________________ CM . . . . Volume XXIV Number 17 . . . . January 5, 2018


Love You Forever. Pop-Up Edition.

Robert Munsch. Illustrated by Sheila McGraw. Paper Engineering by Bruce Foster.
Richmond Hill, ON: Firefly Books, 2017.
16 pp., hardcover pop up, $29.95.
ISBN 978-1-77085-965-4.

Preschool-grade 3 / Ages 3-8.

Review by Dave Jenkinson.

**½ /4


Love You Forever, which was published some two decades ago, has sold more than 30 million copies, according to a September 17, 2017 CBC webpost. The book's repeating four-line chorus states a sometimes overlooked or forgotten truism, one that resonates with adults, especially mothers, who read the book:

I'll love you forever, I'll like you for always, As long as I'm living my baby you'll be.

      If I am a parent, I will never cease being a parent, regardless of my child's age or my own age [although other aspects of our relationship may change]. And, as the adult son sings to the mother, "As long as I'm living / my Mommy [or in my case, Daddy] you'll be", so my familial title will always be one of my identifiers.

      At a personal level, I have always felt that, although Love You Forever is presented in picture book form, its contents have greater appeal to adults than they do to children. And so, perhaps, this new Pop-Up Edition is an attempt to make the book's contents more attractive to the picture book crowd.

      Bruce Foster's paper engineering includes tabs bearing labels that instruct readers to "LIFT and PUSH" or "PULL", and so the mother rocks her new born child and later her adult son too, the two-year-old tosses his mother's watch into the toilet, and a teenager blows a bubblegum bubble while tossing a baseball into the air. In other cases, a page folds out causing the mother's head to appear over the baby's bed, the mother to rock her nine-year-old back and forth, the mother to slip through her teenage son's bedroom door, or the now adult son to rock his own daughter. The one full true pop-up, the adult son rocking his aged mother, is combined with a pull tab so that the rocking chair stands straight up while pulling the tab will make the pair rock.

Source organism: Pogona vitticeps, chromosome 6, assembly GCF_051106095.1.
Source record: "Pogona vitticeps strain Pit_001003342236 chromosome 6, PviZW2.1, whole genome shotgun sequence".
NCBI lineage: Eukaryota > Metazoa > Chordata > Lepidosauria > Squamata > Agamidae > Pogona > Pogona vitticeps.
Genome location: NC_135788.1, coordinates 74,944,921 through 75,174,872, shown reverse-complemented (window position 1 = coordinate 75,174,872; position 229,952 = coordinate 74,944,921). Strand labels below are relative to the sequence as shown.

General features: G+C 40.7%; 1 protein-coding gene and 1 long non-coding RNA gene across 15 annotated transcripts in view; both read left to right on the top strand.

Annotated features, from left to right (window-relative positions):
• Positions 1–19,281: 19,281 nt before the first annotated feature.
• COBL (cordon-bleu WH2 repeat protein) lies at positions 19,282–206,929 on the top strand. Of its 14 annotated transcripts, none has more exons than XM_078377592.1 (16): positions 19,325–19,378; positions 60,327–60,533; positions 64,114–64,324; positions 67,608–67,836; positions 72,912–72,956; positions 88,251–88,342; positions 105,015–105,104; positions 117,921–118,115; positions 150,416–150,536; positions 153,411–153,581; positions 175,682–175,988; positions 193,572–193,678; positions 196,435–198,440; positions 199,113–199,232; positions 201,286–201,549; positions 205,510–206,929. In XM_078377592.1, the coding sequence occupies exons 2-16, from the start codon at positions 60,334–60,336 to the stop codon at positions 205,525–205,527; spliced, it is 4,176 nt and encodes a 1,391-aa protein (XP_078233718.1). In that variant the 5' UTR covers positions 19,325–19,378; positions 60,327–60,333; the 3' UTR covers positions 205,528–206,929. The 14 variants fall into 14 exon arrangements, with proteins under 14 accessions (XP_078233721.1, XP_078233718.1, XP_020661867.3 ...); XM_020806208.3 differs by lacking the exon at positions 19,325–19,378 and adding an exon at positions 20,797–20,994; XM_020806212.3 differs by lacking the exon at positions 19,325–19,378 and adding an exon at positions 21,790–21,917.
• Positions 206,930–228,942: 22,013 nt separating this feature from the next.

In the book's original design, the text was on one page and an illustration was placed on the facing page. Now, to accommodate the paper engineering, the book's design has been significantly altered. Though none of the text has been lost, frequently it has been broken up in ways that differ from the original. As well, many of the illustrations have been cropped, an adaptation again necessitated by the paper engineering.

      The pop-up version of Love You Forever will probably require an adult mediator when used with the younger end of this edition's audience, especially when it comes to opening the fold-out pages. Certainly, the time youngsters spend "playing" with the hands-on portion of the book will slow down the reading of the text.

      Given the edition's play aspect, the pop-up edition of Love You Forever will more likely be a gift buy as opposed to an institutional purchase.


Dave Jenkinson, CM's editor, lives in Winnipeg, MB.

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